Every Watson Needs A Holmes

IBM has come up with “Outside Counsel Insights,” a new way for Watson Legal, its specialized cognitive computing system, to benefit clients’ bottom lines. This tool can save up to 30 percent on annual spending for outside counsel, according to an article published by Law.com.

So far it’s been embraced only by legal departments in the financial services industry, according to the article. Don’t count on that exclusivity lasting.

What lawyer with business to distribute wouldn’t welcome very specific feedback on how much time an outside counsel spends completing a task, or how the lawyer prioritizes each phase of the work?

With such information handy, a fixed fee practically sets itself.

The technology could even help strategize. For example, Watson’s OCI can recall which motions worked with which judges. It can remind an interested observer how a lawyer scored on cross-examination—even if the cross-examiner would much rather forget.

Watson OCI can be a wonderful addition to a law firm’s toolbox. One size doesn’t fit all, so it may not apply to every client. But some certainly will benefit from it. While a traditional client might be reticent to try something like this, think of a savvy millennial entrepreneur. That client might well hire a mid-size firm or a boutique that not only has the best specialist for the job, but keeps up with technology usually associated only with Big Law.

A smaller law firm can only enhance its competitive advantage by availing itself of tools once thought cost-prohibitive and out of reach. Over time, as the market has developed artificial intelligence, it has become more affordable. Now everyone has a genuine shot at using AI to grow and to run a profitable business.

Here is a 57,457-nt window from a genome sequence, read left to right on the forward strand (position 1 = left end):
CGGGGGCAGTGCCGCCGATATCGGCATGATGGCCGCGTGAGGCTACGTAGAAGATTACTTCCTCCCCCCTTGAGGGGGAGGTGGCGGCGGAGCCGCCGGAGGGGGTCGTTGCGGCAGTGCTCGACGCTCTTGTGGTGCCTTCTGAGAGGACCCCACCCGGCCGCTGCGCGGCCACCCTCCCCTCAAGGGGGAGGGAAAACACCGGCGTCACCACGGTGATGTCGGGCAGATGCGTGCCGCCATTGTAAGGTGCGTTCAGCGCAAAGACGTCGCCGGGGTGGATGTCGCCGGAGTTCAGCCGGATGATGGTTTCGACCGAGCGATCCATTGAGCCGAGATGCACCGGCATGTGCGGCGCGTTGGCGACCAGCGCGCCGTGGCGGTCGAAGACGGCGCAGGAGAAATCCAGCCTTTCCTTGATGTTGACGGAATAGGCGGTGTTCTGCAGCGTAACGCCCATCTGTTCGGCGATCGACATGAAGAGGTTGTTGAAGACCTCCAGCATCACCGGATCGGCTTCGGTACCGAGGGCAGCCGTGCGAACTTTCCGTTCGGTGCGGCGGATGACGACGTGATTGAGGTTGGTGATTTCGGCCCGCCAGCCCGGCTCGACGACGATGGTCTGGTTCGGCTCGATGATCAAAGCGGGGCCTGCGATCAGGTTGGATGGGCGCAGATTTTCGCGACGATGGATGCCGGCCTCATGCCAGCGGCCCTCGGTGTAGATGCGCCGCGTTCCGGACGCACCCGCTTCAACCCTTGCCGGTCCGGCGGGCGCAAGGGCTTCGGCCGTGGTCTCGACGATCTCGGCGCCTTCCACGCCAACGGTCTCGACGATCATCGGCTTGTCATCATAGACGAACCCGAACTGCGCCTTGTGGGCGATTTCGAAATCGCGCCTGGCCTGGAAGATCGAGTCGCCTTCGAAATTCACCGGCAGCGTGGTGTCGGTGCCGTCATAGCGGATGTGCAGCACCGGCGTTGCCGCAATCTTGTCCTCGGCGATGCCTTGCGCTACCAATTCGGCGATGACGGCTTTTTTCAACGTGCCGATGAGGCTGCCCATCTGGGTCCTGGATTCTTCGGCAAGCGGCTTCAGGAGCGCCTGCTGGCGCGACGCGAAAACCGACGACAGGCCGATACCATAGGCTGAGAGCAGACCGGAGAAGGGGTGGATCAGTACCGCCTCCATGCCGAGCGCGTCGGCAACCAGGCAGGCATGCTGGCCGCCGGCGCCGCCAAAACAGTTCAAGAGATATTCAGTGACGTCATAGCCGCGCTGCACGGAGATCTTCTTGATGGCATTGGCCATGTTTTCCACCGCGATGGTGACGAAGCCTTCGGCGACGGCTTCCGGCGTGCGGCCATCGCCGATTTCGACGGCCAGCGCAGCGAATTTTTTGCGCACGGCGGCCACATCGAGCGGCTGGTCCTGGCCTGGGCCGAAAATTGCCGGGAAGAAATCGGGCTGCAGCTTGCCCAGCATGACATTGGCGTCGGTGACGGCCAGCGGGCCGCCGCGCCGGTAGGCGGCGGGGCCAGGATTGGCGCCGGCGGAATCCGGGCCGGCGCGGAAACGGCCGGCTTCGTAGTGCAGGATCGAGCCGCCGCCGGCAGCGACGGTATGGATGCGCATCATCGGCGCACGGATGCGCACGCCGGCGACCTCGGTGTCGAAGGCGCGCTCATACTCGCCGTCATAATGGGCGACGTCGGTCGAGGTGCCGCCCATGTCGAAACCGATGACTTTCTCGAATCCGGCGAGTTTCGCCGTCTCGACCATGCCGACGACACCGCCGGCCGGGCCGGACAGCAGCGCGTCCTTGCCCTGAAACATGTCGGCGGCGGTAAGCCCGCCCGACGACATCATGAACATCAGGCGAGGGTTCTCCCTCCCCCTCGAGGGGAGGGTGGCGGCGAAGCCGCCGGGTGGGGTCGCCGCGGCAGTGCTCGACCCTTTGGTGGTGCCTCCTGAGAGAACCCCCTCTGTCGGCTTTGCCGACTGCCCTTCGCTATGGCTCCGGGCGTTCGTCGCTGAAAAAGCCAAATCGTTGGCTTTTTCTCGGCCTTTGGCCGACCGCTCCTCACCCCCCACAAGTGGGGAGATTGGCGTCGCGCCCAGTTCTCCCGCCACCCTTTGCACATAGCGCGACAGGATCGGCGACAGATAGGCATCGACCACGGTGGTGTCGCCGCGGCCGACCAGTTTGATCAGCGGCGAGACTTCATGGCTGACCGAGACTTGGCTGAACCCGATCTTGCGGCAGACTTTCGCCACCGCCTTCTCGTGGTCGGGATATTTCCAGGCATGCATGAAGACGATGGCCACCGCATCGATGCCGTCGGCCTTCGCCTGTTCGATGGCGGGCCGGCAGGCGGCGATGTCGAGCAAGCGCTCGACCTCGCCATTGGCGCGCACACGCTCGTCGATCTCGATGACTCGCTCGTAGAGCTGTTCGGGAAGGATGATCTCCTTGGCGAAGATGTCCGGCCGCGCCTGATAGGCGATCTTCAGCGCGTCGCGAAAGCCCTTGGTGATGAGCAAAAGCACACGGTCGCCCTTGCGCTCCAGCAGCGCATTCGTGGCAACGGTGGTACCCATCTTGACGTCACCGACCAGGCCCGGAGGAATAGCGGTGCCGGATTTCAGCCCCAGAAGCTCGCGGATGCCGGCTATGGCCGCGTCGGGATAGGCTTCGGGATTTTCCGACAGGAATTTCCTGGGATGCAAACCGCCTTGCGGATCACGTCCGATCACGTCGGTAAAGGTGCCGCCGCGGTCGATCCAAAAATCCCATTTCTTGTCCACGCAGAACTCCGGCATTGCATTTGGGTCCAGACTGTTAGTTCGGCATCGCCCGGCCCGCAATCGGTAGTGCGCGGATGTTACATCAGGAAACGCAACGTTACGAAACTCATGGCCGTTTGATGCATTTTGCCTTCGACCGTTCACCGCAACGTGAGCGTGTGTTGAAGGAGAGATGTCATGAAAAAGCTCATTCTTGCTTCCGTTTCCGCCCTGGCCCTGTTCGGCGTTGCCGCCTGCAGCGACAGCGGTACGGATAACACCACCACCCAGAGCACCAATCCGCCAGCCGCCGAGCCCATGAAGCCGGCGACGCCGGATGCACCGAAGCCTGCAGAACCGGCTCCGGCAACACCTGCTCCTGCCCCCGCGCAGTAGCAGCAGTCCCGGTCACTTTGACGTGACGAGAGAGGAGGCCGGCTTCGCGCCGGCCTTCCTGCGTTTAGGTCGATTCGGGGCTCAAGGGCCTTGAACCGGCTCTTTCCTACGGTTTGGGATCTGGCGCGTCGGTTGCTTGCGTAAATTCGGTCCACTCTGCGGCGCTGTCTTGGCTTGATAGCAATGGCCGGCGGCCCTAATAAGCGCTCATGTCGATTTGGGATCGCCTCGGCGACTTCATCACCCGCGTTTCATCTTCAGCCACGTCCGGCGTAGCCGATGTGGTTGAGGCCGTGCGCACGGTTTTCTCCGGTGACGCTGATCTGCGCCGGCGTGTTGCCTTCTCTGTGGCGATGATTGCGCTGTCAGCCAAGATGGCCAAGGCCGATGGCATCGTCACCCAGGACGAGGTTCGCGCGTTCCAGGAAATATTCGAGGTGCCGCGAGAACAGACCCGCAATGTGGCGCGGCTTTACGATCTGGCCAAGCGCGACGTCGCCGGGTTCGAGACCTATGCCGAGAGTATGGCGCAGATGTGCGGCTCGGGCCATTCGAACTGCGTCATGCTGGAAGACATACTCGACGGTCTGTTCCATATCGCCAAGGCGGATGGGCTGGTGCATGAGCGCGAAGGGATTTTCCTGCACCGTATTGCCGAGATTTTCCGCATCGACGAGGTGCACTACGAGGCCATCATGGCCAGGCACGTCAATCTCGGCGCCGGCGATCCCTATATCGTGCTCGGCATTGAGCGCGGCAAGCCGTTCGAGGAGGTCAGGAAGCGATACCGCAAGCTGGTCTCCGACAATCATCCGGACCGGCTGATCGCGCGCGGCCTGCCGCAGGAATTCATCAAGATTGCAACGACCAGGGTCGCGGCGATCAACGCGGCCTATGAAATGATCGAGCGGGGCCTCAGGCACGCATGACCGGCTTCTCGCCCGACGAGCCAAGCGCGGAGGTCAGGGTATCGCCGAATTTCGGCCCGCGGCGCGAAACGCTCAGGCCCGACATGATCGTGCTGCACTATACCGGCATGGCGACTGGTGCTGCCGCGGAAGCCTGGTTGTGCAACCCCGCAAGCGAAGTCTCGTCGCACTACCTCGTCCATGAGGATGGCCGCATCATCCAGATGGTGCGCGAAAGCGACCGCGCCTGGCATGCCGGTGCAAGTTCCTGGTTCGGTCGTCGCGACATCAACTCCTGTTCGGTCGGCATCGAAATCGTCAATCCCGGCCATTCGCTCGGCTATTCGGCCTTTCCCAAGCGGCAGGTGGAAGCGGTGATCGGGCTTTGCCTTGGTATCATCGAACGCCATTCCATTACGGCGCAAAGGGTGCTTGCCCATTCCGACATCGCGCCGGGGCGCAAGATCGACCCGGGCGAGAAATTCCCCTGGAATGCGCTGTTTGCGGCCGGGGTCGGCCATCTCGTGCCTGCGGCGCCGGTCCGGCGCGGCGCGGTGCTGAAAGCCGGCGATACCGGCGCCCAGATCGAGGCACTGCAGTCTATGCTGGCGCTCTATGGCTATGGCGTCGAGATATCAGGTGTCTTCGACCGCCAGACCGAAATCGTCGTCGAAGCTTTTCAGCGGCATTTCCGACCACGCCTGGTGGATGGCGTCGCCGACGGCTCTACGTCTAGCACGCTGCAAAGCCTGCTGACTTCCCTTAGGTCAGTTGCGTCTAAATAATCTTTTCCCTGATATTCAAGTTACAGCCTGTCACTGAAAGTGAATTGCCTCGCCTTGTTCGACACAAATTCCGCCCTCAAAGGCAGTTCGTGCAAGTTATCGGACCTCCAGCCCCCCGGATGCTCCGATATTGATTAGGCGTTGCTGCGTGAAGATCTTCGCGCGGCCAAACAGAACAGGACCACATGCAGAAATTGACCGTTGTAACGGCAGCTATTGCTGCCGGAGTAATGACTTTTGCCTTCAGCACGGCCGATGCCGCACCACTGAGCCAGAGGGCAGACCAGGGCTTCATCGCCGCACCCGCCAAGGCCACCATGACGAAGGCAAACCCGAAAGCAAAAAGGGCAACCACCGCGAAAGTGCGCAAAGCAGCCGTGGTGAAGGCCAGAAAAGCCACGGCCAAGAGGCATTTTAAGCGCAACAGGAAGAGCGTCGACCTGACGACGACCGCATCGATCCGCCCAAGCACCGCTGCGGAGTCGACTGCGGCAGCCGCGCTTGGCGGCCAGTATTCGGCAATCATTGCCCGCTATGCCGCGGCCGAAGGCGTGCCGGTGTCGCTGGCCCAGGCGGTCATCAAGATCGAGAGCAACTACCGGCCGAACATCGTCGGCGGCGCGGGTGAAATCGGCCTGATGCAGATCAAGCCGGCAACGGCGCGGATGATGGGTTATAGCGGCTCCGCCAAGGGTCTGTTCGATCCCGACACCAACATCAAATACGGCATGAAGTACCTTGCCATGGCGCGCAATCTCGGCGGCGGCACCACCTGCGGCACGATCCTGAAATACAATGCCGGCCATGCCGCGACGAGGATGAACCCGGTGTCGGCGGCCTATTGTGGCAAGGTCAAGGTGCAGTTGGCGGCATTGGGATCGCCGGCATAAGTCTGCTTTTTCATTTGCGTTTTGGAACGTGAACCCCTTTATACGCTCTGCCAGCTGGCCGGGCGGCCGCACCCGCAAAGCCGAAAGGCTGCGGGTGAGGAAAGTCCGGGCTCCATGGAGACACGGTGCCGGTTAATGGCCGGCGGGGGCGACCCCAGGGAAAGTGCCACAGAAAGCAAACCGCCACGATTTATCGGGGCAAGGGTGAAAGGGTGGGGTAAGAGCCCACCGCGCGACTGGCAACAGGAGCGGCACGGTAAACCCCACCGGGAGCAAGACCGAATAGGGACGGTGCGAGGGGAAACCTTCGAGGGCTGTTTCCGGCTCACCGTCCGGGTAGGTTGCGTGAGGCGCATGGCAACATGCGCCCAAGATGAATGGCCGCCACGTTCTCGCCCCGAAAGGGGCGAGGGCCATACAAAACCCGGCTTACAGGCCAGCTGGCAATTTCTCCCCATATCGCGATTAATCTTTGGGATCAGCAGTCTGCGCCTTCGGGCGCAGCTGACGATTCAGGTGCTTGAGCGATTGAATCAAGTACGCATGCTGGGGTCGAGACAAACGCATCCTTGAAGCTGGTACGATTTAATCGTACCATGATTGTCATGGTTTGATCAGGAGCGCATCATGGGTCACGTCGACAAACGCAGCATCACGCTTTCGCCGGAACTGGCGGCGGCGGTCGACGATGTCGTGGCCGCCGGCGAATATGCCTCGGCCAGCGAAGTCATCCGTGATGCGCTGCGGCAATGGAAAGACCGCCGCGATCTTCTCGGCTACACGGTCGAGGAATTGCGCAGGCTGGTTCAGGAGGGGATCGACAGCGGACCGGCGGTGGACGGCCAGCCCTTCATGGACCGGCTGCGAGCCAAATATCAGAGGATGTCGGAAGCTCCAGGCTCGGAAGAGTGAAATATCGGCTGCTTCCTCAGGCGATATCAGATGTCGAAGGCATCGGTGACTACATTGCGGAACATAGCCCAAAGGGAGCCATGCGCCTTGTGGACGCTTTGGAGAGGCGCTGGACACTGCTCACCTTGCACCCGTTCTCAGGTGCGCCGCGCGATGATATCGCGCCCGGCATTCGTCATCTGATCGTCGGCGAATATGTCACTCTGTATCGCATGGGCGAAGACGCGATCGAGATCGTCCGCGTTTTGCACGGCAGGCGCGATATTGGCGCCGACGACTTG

By giving the client the ability to see the steps and the amount of time it takes a lawyer to carry out a task, you’re educating your target audience. If the client hasn’t performed a task herself, it’s hard for him or her to guess how long it should take.

Importantly, the process delineates the case’s roadmap. It provides a 360-degree view of the lawyer’s theory of the case and why the task was addressed from one perspective and not from another.

This can foster long-term relationships because you’re able to build trust based on your expertise, which you’ve laid out for the client to see.

It’s all about creative thinking. We all want the secret sauce, when in fact there is no secret sauce. The real secret is hard work. So if the client sees a lawyer exploring different scenarios before settling on one, the client begins to trust the process and understand tactics that may at first seem eccentric or “out there.”

Watson OCI should not only be understood and accepted, but appreciated for all it can do. Some lawyers might be put off by the idea of measuring metrics without applying a human factor, but that’s a phantom fear. The technology can’t operate effectively without human intercession and oversight.

You always have the ability to say to a client, “I, the empathetic, passionate and zealous litigator, will represent you and Watson will parse out the matter at hand.” That’s a winning combo.

The advantage is obvious to the client, who gets the personal touch and nuance that only a human being can deliver, with the backing of a proven tool that can distill every figure, byte and word.

There will still be omissions that a machine would not pick up but a lawyer can and will. That’s the power of the human touch that can only be enhanced by a robot—not replaced by one. This should be every lawyer’s mantra: Keep up or become obsolete. Offer your clients customized solutions or they’ll look elsewhere to find them.

For more on Watson OCI click here.